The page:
The first phase of the project developed and refined intervention protocols via user and expert-engagement. This established older adults' familiarity with tablets and similar devices, their exposure to them, and perceived and actual barriers to participation.
The finalised intervention protocol was then tested with older people. The research questions focussed on how the tablet training intervention affected the health and wellbeing of those completing the intervention programme versus those not.
The Tablet for Healthy Ageing project has been completed and you can see the outputs on our Publications page. Further developments are planned within the Tablet for Healthy Ageing research programme.
Senior visitors to tourist attractions
The Senior Visitors project was a collaboration with Professor Anna Leask and Professor Paul Barron at Edinburgh Napier University, funded by Interface. It represents a partnership with the Camera Obscura, National Museums Scotland, Historic Environment Scotland, and Rosslyn Chapel to develop a programme to attract and engage older people at visitor attractions.
The project began in November 2017; details of the initial findings will follow.
Cycling Without Age Scotland
Founded in Copenhagen in 2012, Cycling Without Age brings generations closer together by sharing experiences by bike. The specially designed Trishaws allow volunteers to visit local facilities for older people around the community and offer residents an opportunity to be a passenger on the Trishaw.
Cycling Without Age Falkirk was the first chapter in Scotland, launched in March 2017 with funding from the Scottish Innovation Fund to the Communities Along the Carron Association (CATCA). The Ageing Lab worked with CATCA to evaluate the Cycling Without Age Falkirk trial, supported by the School of Social Sciences, Heriot-Watt University.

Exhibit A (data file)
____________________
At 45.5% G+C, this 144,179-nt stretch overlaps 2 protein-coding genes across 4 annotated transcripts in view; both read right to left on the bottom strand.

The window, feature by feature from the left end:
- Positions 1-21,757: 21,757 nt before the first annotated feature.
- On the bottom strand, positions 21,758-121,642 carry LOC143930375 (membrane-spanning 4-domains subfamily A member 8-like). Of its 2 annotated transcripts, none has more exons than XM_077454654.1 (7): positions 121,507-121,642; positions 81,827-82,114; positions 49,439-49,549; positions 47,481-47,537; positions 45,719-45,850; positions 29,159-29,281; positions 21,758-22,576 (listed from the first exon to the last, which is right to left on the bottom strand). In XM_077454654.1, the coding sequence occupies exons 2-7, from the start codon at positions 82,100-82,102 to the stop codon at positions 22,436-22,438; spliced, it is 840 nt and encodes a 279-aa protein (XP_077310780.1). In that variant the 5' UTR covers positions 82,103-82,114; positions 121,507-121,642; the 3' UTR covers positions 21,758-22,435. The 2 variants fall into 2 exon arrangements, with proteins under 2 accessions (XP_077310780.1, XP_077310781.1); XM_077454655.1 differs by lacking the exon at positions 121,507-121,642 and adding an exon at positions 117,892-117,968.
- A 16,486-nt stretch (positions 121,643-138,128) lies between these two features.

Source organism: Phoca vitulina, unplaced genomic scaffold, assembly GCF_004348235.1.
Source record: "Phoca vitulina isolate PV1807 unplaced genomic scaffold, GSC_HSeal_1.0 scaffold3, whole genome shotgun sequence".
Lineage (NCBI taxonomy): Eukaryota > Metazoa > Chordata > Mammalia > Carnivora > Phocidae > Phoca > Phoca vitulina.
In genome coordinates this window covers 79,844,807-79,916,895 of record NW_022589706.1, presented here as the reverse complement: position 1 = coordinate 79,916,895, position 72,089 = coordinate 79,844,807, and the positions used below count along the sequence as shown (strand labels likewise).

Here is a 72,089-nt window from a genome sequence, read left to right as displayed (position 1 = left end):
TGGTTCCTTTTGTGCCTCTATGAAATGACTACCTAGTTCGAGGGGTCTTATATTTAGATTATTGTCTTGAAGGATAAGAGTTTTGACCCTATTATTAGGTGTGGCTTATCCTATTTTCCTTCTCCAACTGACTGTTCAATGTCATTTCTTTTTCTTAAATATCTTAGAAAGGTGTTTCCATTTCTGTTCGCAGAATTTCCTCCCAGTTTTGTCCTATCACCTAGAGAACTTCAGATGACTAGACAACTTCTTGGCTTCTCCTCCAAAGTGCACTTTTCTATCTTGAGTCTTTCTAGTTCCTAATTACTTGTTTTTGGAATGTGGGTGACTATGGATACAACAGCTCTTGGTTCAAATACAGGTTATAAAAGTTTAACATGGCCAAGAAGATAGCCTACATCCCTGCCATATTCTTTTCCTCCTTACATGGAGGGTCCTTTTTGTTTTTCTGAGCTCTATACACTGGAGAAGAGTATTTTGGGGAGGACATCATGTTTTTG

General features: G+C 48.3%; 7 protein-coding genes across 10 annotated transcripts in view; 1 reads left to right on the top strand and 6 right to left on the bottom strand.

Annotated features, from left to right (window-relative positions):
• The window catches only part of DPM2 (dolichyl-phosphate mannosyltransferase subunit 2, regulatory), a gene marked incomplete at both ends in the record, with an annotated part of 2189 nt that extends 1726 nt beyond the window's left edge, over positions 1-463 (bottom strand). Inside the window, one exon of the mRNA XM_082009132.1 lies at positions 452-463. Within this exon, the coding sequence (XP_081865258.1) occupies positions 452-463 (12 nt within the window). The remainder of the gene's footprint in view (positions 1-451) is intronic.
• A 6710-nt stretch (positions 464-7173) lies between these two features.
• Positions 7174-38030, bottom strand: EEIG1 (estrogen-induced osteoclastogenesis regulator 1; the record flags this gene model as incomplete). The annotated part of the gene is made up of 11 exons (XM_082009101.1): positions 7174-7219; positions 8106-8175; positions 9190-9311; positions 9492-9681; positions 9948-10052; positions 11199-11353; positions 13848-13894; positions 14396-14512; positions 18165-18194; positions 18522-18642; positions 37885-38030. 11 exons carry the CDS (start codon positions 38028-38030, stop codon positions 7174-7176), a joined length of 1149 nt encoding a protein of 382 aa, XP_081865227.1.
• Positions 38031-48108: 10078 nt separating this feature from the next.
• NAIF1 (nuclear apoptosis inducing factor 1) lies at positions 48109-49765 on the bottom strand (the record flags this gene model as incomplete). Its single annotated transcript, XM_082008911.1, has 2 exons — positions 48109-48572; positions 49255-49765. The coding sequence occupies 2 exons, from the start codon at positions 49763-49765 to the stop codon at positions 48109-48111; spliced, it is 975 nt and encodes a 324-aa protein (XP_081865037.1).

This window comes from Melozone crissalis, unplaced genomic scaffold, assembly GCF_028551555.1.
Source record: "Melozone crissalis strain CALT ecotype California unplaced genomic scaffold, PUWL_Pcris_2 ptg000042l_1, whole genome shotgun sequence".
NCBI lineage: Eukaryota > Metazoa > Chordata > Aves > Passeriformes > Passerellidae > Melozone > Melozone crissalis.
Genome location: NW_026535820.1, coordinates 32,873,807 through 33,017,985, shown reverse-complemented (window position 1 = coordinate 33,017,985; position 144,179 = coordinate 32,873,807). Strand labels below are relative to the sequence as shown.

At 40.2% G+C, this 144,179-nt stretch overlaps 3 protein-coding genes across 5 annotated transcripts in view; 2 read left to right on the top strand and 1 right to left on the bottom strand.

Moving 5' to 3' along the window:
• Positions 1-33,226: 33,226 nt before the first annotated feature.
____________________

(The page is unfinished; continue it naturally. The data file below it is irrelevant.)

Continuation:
The evaluation will be reported in 2019.
A year after the first chapter was formed in Falkirk, Cycling Without Age Scotland was officially launched in 2018 with funding from the Scottish Government (read more), to take the initiative across the country. The Ageing Lab continue to work with Cycling Without Age Scotland to explore how the activity benefits those taking part, looking at the effects on mental and physical health and wellbeing, social engagement, loneliness and isolation.
The Ageing Lab collaborates with longitudinal studies of ageing based at the Universities of Edinburgh and Copenhagen.
Professor Alan Gow is an Associate Member of the Centre for Cognitive Ageing and Cognitive Epidemiology, University of Edinburgh, where he works with the Lothian Birth Cohort studies led by Professor Ian Deary. The participants in these studies completed a mental ability test when they were aged 11, and decades later were recruited into follow-ups to examine the ageing process across their 70s, 80s and 90s.
Alan also conducts research with colleagues at the Center for Healthy Aging, University of Copenhagen, on the Glostrup 1914 Cohort led by Professor Erik Lykke Mortensen, a sample recruited at age 50 and followed for up to 40 years.
To view outputs from these collaborations, you can access Professor Alan Gow's publications here.
You can download a brief summary flyer describing our main research studies.